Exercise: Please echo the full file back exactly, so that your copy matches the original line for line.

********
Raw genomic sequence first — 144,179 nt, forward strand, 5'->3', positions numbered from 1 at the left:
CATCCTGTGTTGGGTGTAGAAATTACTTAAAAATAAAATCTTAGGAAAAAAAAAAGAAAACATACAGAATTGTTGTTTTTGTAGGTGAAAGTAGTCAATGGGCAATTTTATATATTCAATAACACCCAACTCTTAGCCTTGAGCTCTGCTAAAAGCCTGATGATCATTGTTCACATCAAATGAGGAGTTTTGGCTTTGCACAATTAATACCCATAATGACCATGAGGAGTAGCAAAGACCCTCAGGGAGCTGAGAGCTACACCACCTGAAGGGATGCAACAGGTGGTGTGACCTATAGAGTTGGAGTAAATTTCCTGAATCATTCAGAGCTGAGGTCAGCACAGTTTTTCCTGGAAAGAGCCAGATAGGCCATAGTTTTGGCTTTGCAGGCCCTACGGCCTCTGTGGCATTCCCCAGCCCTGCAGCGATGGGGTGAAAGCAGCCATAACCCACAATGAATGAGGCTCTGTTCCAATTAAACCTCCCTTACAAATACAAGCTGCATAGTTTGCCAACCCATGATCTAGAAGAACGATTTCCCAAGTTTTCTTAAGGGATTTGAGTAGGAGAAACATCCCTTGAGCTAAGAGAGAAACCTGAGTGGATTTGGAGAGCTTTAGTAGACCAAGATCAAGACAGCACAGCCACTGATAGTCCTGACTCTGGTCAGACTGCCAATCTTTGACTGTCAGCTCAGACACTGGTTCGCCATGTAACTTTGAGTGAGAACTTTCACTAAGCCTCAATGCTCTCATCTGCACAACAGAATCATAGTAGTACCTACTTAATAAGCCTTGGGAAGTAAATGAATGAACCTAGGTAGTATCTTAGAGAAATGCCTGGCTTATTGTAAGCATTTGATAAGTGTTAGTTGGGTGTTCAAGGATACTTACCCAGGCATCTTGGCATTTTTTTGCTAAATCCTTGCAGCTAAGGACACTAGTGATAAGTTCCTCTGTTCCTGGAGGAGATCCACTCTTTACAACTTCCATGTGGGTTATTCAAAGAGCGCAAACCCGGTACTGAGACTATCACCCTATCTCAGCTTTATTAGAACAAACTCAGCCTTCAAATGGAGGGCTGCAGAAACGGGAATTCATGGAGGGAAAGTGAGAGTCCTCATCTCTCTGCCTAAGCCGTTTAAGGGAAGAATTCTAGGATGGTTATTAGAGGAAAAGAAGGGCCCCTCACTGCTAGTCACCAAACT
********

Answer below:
Raw genomic sequence first — 144,179 nt, forward strand, 5'->3', positions numbered from 1 at the left:
CATCCTGTGTTGGGTGTAGAAATTACTTAAAAATAAAATCTTAGGAAAAAAAAAAGAAAACATACAGAATTGTTGTTTTTGTAGGTGAAAGTAGTCAATGGGCAATTTTATATATTCAATAACACCCAACTCTTAGCCTTGAGCTCTGCTAAAAGCCTGATGATCATTGTTCACATCAAATGAGGAGTTTTGGCTTTGCACAATTAATACCCATAATGACCATGAGGAGTAGCAAAGACCCTCAGGGAGCTGAGAGCTACACCACCTGAAGGGATGCAACAGGTGGTGTGACCTATAGAGTTGGAGTAAATTTCCTGAATCATTCAGAGCTGAGGTCAGCACAGTTTTTCCTGGAAAGAGCCAGATAGGCCATAGTTTTGGCTTTGCAGGCCCTACGGCCTCTGTGGCATTCCCCAGCCCTGCAGCGATGGGGTGAAAGCAGCCATAACCCACAATGAATGAGGCTCTGTTCCAATTAAACCTCCCTTACAAATACAAGCTGCATAGTTTGCCAACCCATGATCTAGAAGAACGATTTCCCAAGTTTTCTTAAGGGATTTGAGTAGGAGAAACATCCCTTGAGCTAAGAGAGAAACCTGAGTGGATTTGGAGAGCTTTAGTAGACCAAGATCAAGACAGCACAGCCACTGATAGTCCTGACTCTGGTCAGACTGCCAATCTTTGACTGTCAGCTCAGACACTGGTTCGCCATGTAACTTTGAGTGAGAACTTTCACTAAGCCTCAATGCTCTCATCTGCACAACAGAATCATAGTAGTACCTACTTAATAAGCCTTGGGAAGTAAATGAATGAACCTAGGTAGTATCTTAGAGAAATGCCTGGCTTATTGTAAGCATTTGATAAGTGTTAGTTGGGTGTTCAAGGATACTTACCCAGGCATCTTGGCATTTTTTTGCTAAATCCTTGCAGCTAAGGACACTAGTGATAAGTTCCTCTGTTCCTGGAGGAGATCCACTCTTTACAACTTCCATGTGGGTTATTCAAAGAGCGCAAACCCGGTACTGAGACTATCACCCTATCTCAGCTTTATTAGAACAAACTCAGCCTTCAAATGGAGGGCTGCAGAAACGGGAATTCATGGAGGGAAAGTGAGAGTCCTCATCTCTCTGCCTAAGCCGTTTAAGGGAAGAATTCTAGGATGGTTATTAGAGGAAAAGAAGGGCCCCTCACTGCTAGTCACCAAACT